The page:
Thinking about my earlier post discussing the OOP vs TOOP problem, I mentioned at the end that the best solution to this problem in my mind would be integrated language support for test classes. Specifically, a way to let the Compiler/Runtime know that a specific class is a test class, and should therefore be able to access any and every property of a class.
It occurred to me that such blatant intrusion into the privacy of a class is not unknown in the programming world. C++ has the notion of a "Friend" class. This is a class that can access all members of another class regardless of their protection level. To keep things civil, so that just any class can't declare itself to be a Friend of any class it wants, the class that the Friend class would be accessing would declare specifically that classes X, Y and Z are fiends, and so can have free reign. Granted this is considered to be rather scary, and one of those features that makes C++ an ideal tool for shooting ones own foot off.
But, this concept has some merit within the context of Test classes. In the .Net world we could potentially use attributes on a class to identify what the test class (or classes I suppose) for a class are. The compiler and runtime could then use that information to provide unlimited access only to the classes listed in the test class list. For more protection perhaps it would also validate that the classes in the list also have the appropriate attribute (TestFixture in NUnit, TestClass in TFS) before allowing access. You would need some additional tooling in the development environment so that you would get Intellisense on all of the private/protected members, but that should be easy for the MS guys after building in the test support, right?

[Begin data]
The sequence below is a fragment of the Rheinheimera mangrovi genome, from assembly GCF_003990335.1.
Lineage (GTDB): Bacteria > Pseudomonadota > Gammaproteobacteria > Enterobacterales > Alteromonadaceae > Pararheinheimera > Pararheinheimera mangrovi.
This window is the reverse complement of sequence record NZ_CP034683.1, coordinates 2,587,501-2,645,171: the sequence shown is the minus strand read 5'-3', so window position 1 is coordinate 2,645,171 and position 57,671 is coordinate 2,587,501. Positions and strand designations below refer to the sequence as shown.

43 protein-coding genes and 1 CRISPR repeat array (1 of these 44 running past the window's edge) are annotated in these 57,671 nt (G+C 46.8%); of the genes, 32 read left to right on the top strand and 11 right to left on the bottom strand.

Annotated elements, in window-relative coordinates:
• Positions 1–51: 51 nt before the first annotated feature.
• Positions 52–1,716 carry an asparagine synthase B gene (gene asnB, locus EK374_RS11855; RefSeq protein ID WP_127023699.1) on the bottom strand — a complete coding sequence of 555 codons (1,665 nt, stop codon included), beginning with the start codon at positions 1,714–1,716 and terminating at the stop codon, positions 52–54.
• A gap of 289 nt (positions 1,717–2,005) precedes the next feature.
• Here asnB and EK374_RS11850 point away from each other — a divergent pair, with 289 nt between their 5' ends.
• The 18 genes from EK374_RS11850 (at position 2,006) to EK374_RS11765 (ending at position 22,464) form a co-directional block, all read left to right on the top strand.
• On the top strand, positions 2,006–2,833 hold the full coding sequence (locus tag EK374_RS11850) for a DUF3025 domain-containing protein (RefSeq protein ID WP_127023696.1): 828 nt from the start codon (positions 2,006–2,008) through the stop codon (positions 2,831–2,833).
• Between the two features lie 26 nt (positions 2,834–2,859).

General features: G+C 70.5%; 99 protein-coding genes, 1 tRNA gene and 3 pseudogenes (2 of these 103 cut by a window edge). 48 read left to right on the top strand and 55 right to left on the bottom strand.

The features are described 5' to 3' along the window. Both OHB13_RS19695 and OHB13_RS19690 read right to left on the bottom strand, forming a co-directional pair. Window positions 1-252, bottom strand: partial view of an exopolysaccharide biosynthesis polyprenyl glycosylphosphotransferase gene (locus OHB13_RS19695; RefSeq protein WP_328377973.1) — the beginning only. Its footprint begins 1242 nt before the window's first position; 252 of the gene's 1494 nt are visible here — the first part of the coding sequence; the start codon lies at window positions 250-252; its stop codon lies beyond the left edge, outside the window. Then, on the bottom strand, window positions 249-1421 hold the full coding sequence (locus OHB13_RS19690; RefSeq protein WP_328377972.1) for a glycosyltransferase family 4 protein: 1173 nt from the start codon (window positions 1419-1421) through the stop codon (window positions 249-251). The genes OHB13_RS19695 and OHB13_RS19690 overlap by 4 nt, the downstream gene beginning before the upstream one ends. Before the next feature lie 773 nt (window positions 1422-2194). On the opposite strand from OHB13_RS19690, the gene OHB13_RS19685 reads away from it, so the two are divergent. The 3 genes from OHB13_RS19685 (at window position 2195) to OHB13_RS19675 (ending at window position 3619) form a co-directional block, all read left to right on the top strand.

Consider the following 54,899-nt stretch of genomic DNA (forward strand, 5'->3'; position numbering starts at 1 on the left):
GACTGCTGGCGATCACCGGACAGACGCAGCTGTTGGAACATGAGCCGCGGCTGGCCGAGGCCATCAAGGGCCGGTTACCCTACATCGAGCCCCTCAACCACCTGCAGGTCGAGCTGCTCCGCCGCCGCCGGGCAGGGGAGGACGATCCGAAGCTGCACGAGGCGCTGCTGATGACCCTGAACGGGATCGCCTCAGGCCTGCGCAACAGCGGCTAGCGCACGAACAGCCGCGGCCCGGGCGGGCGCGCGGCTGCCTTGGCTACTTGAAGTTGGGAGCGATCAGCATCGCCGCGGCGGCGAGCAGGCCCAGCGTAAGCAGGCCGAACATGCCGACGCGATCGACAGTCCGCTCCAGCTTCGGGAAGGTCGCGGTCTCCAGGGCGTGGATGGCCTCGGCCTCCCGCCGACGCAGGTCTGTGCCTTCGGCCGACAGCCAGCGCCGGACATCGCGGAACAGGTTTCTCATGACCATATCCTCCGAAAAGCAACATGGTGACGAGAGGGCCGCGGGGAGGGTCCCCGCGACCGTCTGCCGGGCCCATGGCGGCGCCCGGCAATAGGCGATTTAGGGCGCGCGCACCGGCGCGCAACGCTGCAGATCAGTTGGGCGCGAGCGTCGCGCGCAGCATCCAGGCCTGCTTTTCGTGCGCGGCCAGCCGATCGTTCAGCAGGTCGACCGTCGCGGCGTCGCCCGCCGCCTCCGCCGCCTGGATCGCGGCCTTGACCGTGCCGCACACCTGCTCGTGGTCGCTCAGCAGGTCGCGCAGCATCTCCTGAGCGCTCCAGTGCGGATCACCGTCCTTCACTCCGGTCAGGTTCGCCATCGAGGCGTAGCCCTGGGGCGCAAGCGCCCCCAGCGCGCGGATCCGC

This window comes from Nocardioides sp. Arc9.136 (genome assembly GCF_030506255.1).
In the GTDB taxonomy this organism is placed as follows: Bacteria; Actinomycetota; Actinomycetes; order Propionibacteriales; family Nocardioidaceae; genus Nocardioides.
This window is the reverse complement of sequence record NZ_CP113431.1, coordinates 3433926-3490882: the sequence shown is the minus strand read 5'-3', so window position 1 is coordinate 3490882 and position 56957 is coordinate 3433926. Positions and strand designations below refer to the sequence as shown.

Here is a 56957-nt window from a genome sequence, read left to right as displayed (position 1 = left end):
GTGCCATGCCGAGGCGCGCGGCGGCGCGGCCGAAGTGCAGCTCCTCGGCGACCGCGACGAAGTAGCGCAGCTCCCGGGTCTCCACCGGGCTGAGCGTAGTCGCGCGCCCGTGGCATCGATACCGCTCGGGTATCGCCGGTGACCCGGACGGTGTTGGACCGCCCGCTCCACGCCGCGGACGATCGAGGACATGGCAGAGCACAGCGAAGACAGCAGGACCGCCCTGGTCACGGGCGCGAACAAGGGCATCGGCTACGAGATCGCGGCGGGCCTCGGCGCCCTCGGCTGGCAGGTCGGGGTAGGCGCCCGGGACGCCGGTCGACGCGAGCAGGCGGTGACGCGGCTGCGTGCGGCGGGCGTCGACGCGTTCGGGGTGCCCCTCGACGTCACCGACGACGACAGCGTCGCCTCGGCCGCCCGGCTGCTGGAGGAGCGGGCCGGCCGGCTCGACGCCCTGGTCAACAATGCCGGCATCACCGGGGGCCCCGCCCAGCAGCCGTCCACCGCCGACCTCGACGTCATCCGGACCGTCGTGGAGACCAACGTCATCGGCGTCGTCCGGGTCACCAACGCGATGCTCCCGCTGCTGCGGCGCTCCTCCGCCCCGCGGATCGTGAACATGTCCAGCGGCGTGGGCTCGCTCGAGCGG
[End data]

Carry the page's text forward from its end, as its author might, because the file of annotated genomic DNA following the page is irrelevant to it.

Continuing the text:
There is some additional danger in this approach since there is some potential to modify IL at runtime, but couldn't there be additional protections around such things? As someone with no knowledge of the internal workings of the CLR, I can't say for sure, but its worth trying.
So, I know officially propose to Microsoft that this feature be added to the 4.0 version of the framework.
Do you think they heard me?